It is cities, not national governments, that are most aggressively fighting the climate crisis – and in 30 years they could look radically different by John Vidal. By 2050, cities will be home to over 70% of the world population. The great global challenge is to adapt them to the changing climate and reduce emissions. That means conserving water, planting trees, banning fossil fuels, changing diets, adapting farming, improving soils, reducing air pollution which contributes to warming, and even painting buildings white to reflect heat. Many north European cities have started to ditch diesel and petrol, ban cars and plastic and turn to renewable power, aiming to be “carbon-zero”. Seoul is planting 30m trees and expanding its green spaces vastly to create shade; Melbourne and many other Australian and British cities will benefit from ambitious street tree-planting programmes. Denmark, one of the most urban of all European countries, aims to cut emissions by 70% by 2030; its capital, Copenhagen, aims to be carbon-neutral by 2025. Many cities have less money or access to technology, but even those are developing ambitious adaptation schemes. São Paulo is reducing emissions by paying people to use less water and energy. Dar es Salaam and some cities in Canada are relocating people who live in flood-vulnerable properties and pulling down their houses. Many cities have banned any kind of building in wetland areas. Some of the richest cities, such as New York, are planning huge ocean barriers to protect the most valuable properties; others, such as London, are overhauling their drainage systems to cope with greater populations and heavier rains. In poorer countries such as Bangladesh, city mayors and governments have concentrated on improving early warning systems and developing urban resilience. Mexico City has saved power (and improved health) by installing thousands of rainwater harvesting and water-purification systems. It’s not only a question of money. Those cities that start early in adapting for the climate breakdown will be the most successful, says Saleemul Huq, director of the International Centre for Climate Change and Development in Dhaka, Bangladesh. “Our long history of catastrophe gave us a head-start,” he says. “Bangladesh has one of the best plans in the world for adaptation. Everyone is involved, from schoolchildren to urban mayors and governments. Communities here are not waiting. “The climate problem has indeed become a matter of urgency. This message is reverberating among both the young and old generations around the world.”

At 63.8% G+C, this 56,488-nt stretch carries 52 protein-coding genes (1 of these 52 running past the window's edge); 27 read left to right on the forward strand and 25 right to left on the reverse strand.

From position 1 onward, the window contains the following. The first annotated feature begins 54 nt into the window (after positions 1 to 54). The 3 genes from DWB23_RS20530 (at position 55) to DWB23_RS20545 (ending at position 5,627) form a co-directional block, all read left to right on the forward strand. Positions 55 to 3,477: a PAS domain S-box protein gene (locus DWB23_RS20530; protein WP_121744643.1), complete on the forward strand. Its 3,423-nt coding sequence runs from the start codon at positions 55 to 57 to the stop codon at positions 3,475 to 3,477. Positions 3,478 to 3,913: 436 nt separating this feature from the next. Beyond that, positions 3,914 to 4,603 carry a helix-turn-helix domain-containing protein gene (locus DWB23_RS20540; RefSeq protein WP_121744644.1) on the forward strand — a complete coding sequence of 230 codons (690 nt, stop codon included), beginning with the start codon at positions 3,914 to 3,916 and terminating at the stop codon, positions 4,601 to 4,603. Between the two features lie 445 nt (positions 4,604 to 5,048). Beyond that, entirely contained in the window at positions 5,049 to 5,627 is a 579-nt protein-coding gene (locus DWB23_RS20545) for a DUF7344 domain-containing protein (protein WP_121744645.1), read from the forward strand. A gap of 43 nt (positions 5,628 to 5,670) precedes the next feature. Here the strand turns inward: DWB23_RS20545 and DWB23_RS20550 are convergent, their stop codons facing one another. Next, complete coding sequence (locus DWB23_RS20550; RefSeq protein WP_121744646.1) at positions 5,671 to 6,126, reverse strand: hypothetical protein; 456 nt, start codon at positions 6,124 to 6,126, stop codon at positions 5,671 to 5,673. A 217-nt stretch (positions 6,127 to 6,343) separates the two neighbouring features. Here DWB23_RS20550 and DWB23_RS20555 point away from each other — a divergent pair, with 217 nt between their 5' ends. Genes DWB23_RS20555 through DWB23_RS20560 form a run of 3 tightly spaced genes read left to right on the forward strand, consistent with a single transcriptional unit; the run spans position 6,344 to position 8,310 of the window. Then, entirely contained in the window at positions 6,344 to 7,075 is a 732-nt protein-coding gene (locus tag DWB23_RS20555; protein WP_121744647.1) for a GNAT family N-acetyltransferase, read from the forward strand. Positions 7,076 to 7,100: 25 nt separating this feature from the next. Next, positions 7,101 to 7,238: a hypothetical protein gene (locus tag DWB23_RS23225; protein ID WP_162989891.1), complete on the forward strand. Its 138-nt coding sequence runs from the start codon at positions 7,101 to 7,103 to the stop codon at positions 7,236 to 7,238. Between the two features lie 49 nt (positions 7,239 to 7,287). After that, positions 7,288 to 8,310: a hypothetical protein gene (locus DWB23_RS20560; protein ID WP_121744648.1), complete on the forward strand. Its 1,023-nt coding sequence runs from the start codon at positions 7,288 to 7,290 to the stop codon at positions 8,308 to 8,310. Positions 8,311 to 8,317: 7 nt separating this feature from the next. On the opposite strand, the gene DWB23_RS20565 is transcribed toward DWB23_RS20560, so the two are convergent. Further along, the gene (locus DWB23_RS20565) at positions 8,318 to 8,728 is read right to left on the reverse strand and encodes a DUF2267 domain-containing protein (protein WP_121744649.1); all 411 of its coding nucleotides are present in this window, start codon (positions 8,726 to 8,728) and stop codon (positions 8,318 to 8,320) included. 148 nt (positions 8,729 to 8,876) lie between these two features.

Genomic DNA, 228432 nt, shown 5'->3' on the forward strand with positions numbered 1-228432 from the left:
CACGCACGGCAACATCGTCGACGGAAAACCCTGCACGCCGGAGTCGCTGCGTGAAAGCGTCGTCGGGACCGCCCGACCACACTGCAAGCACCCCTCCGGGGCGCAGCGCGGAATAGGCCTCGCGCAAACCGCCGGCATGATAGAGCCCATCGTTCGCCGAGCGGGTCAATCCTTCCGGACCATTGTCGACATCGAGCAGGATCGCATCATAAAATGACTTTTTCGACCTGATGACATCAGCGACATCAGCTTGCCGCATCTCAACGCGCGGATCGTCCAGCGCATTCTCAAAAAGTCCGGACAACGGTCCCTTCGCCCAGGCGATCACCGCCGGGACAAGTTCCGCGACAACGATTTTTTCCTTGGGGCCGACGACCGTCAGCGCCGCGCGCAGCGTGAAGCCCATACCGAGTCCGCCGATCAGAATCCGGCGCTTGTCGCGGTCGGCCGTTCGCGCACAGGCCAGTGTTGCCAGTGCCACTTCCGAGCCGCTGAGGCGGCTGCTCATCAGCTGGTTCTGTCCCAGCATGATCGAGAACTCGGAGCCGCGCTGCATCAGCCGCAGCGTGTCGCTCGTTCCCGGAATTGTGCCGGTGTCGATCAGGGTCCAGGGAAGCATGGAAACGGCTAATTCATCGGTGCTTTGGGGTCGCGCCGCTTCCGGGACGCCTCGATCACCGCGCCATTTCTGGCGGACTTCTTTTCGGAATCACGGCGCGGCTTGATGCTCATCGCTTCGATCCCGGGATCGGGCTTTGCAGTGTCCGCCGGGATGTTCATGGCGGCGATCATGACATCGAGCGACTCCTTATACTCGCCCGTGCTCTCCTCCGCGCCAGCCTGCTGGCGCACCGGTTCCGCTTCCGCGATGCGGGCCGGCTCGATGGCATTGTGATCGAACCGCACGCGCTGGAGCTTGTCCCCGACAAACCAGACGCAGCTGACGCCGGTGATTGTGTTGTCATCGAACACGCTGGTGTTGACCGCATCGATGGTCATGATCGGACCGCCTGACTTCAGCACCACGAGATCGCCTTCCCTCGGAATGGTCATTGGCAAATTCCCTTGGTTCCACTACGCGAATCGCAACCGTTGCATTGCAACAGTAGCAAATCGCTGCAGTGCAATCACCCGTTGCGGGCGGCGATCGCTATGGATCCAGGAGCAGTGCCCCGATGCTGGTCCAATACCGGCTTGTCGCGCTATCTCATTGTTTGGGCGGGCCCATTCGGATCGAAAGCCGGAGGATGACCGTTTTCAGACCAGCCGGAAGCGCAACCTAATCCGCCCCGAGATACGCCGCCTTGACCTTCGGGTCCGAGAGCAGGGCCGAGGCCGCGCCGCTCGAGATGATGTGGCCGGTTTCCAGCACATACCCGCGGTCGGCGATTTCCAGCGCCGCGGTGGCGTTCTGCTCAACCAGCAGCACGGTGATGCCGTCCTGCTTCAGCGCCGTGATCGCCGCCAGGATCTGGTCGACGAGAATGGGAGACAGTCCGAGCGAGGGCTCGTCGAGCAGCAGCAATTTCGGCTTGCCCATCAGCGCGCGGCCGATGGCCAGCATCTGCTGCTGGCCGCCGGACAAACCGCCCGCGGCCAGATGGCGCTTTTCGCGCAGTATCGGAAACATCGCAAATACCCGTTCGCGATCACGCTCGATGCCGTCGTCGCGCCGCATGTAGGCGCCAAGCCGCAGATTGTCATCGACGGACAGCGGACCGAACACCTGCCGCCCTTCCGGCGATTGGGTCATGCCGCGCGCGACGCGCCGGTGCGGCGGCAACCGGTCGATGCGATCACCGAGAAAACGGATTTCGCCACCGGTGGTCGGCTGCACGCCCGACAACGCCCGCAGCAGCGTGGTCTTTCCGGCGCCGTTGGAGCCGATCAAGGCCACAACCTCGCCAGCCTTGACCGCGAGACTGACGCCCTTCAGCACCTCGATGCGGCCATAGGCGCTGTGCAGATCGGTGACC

Guardian 10th Oct 2019 read more »
Copenhagen plans to be net carbon-neutral by 2025. Even now, after a summer that saw wildfires ravage the Arctic Circle and ice sheets in Greenland suffer near-record levels of melt, the goal seems ambitious. In 2009, when the project was formulated, it was positively revolutionary. “A green, smart, carbon-neutral city,” declared the cover of the climate action plan, before detailing the scale of the challenge: 100 new wind turbines; a 20% reduction in both heat and commercial electricity consumption; 75% of all journeys to be by bike, on foot, or by public transport; the biogas-ification of all organic waste; 60,000 sq metres of new solar panels; and 100% of the city’s heating requirements to be met by renewables. Radical and far-reaching, the scheme dared to rethink the very infrastructure underpinning the city. There’s still not a climate project anywhere else in the world that comes close. And, so far, it’s working. CO2 emissions have been reduced by 42% since 2005, and while challenges around mobility and energy consumption remain (new technologies such as better batteries and carbon capture are being implemented), the city says it is on track to achieve its ultimate goal. More significant still is that Copenhagen has achieved this while continuing to grow in traditional economic terms. Even as some commentators insist that nothing short of a total rethink of free-market economics and corporate structures is required to stave off global catastrophe, the Danish capital’s carbon transformation has happened alongside a 25% growth in its economy over two decades. Copenhagen’s experience will be a model for other world cities.
Guardian 11th Oct 2019 read more »